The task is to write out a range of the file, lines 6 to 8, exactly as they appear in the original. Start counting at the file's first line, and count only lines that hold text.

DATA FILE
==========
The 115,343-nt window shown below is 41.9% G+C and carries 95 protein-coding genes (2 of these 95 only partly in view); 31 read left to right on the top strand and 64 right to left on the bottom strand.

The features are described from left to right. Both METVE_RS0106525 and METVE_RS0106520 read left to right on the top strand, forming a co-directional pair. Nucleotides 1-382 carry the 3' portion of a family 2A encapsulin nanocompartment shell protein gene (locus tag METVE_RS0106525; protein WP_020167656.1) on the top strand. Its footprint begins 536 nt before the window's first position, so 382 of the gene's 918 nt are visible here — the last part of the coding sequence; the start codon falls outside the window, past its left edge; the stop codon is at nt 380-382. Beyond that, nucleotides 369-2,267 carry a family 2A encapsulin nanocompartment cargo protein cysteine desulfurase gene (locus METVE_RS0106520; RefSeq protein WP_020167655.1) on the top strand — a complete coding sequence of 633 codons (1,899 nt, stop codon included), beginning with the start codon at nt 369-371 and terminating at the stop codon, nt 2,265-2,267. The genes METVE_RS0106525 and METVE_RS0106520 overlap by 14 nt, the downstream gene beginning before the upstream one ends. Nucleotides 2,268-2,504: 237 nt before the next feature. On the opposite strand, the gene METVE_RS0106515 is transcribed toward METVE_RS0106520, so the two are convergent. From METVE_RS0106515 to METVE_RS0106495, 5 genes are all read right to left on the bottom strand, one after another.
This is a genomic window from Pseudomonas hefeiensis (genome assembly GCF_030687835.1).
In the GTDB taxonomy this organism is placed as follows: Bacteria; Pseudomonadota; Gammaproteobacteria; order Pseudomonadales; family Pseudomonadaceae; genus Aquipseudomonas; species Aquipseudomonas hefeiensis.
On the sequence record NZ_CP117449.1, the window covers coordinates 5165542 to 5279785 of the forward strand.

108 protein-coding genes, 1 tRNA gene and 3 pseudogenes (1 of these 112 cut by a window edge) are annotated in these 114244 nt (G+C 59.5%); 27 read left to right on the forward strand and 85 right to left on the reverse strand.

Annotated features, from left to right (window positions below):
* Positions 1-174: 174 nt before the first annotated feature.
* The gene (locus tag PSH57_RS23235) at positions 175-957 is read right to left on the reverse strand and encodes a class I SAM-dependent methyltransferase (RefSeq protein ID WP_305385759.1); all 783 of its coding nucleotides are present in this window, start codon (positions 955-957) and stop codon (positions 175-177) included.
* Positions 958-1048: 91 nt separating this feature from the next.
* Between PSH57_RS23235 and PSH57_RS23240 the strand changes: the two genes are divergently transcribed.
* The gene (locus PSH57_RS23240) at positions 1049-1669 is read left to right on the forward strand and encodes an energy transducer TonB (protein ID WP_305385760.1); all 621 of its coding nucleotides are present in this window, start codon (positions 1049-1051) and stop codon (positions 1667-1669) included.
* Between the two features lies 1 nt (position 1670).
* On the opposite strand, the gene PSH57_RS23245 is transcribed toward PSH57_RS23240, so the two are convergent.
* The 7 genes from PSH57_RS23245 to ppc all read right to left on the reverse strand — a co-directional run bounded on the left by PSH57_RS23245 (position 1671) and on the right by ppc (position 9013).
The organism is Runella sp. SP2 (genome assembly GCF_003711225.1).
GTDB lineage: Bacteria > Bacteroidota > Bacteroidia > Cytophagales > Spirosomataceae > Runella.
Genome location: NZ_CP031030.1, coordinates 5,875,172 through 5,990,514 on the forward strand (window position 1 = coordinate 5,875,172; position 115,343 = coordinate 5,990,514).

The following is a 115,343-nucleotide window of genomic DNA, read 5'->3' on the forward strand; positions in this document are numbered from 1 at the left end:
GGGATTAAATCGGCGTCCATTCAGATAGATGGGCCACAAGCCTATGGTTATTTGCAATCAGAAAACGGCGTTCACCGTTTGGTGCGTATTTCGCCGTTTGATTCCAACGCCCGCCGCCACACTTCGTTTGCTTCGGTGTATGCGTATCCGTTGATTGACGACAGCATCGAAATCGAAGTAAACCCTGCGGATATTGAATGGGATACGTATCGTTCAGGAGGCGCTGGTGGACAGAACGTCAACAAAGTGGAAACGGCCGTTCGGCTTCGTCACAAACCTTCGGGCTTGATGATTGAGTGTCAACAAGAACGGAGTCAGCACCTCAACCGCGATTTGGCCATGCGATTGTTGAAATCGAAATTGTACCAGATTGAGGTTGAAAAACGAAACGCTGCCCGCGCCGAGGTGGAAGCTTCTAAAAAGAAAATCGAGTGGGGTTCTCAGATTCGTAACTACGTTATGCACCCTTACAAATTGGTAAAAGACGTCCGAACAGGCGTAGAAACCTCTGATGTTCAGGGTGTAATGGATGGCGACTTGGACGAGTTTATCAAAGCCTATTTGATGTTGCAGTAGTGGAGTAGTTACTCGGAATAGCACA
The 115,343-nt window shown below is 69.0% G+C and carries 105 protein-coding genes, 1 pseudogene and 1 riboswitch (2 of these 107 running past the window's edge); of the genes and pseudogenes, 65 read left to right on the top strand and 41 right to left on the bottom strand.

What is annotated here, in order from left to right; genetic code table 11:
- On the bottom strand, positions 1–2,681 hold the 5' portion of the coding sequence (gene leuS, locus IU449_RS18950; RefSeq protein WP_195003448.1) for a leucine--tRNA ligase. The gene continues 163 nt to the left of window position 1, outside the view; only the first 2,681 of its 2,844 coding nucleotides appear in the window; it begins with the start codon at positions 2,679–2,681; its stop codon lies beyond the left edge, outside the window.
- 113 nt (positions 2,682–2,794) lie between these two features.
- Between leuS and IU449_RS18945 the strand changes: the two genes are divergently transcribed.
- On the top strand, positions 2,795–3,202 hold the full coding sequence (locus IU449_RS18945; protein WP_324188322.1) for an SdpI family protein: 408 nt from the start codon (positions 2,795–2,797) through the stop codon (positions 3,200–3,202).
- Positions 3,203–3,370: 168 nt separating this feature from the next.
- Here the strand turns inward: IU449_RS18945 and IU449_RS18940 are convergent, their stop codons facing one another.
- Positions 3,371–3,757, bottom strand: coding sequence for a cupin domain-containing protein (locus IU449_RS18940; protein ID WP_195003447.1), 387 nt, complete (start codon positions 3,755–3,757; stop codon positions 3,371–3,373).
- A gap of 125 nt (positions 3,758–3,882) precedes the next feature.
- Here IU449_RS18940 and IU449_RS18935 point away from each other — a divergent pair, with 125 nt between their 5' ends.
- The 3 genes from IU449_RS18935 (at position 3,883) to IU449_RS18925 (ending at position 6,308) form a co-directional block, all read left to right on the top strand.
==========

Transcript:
108 protein-coding genes, 1 tRNA gene and 3 pseudogenes (1 of these 112 cut by a window edge) are annotated in these 114244 nt (G+C 59.5%); 27 read left to right on the forward strand and 85 right to left on the reverse strand.

Annotated features, from left to right (window positions below):
* Positions 1-174: 174 nt before the first annotated feature.